When I read this article about having children and career, it was like the journalist had picked my brain (wait a minute, I don’t have any left…) during my sleep (er, what sleep?). In fact, I started writing a blog post raising the same issues a month ago. But my frustration got the best of me and after 1500 raving-ranting words, I decided to spare PWPL.
Where to start? First, she is right. About everything. About gaping resumes. About “doing time” in jobs for which we are overqualified. About having to gain the trust of our employers after putting our family first. About refusing promotions for unclear reasons.
What does this all mean? Does it mean that raising children is not valuable, productive work? Why is it so wrong if maternity and motherhood affect women more than men?
Well, it’s a question of measure. What the author takes issue with — and what I certainly have a bone to pick about — is not so much that young children cramp our style for a couple of years but that these years seem to extend way past early childhood. Motherhood marks you in two major ways that are not directly related to the demands of young children. First, motherhood leaves a gap of productivity in your resume. This gap has nothing to do with actual productivity while your career is slowing down to a crawl. It only means that this new kind of productivity and life experience is not recognized by the workplace. Secondly, motherhood marks you because you are assumed to be unable to take on as much as your child-less or male colleagues. I had this discussion recently with my child-less male colleague: maybe I cannot take on as much but it should be my choice. When have I not picked up my Blackberry on evenings and weekends? When have I missed a deadline? And last night at 1 am, when I was touching-up some communications material for a morning announcement, it was my sleep I was sacrificing. Not my colleague’s, not my kids’, not my boss’.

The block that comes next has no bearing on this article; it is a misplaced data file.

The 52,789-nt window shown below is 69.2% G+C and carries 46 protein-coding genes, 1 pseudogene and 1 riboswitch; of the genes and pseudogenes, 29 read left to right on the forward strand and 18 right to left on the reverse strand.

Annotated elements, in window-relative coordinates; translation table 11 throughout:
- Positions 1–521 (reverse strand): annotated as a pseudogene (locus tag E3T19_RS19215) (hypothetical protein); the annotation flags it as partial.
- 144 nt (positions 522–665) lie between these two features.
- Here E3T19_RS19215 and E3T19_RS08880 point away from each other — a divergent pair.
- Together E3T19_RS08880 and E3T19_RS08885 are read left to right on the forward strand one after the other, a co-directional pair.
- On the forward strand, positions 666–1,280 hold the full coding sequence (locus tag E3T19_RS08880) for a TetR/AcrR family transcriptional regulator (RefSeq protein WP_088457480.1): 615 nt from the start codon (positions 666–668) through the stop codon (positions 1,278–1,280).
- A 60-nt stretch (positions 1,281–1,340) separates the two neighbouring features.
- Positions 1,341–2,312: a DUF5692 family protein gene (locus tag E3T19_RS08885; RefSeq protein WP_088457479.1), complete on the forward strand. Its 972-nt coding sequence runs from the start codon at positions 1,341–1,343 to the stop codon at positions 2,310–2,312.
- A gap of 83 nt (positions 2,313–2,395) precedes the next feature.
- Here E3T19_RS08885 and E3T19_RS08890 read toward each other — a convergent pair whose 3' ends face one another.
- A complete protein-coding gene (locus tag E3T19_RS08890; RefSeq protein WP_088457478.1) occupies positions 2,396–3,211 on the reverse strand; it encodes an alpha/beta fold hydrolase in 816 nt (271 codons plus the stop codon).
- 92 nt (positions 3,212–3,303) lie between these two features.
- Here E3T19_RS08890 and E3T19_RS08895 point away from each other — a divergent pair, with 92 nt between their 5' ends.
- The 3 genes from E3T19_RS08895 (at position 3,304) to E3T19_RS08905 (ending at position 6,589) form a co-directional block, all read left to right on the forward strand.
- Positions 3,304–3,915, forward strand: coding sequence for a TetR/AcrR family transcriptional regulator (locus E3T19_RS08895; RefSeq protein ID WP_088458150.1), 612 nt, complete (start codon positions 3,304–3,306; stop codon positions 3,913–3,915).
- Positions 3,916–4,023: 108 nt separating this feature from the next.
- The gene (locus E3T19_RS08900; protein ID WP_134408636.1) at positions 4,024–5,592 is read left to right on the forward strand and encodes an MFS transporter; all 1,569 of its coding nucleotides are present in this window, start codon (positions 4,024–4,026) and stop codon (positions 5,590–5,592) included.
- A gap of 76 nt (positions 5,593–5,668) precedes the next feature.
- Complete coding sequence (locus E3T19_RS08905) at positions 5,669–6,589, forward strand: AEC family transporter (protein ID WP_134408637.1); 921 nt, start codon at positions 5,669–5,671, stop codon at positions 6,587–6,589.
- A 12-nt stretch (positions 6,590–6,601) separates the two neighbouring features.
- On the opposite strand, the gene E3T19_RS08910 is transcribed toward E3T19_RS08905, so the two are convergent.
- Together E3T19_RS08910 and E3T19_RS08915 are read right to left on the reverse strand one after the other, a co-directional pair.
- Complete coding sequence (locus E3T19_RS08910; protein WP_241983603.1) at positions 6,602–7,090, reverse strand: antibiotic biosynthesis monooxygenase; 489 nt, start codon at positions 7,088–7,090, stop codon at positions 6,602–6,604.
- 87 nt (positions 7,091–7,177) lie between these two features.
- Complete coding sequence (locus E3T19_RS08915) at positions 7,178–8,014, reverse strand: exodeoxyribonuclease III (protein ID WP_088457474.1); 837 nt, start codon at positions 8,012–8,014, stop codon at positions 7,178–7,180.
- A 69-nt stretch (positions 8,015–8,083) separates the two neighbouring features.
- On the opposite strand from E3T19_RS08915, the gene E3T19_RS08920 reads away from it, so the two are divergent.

What frustrates me is not that motherhood makes a difference but that it doesn’t need to make as big a difference as it does. With today’s communications tools, why do I need to pass up a promotion because I cannot make the 7 am management meeting? Or because I cannot travel for meetings? Why do the years spent at home managing not-for-profit sports organizations, school meetings and family vacations count as “productive gap”? When I get up at 5:30 am every morning of every week and manage to feed 8 people three square meals a day, run 20 km a week, work 40+ hours and keep the sanitary authorities from closing down my kitchen and bathrooms — and much more — I don’t feel unproductive, far less! Why does the job market see me as a slacker?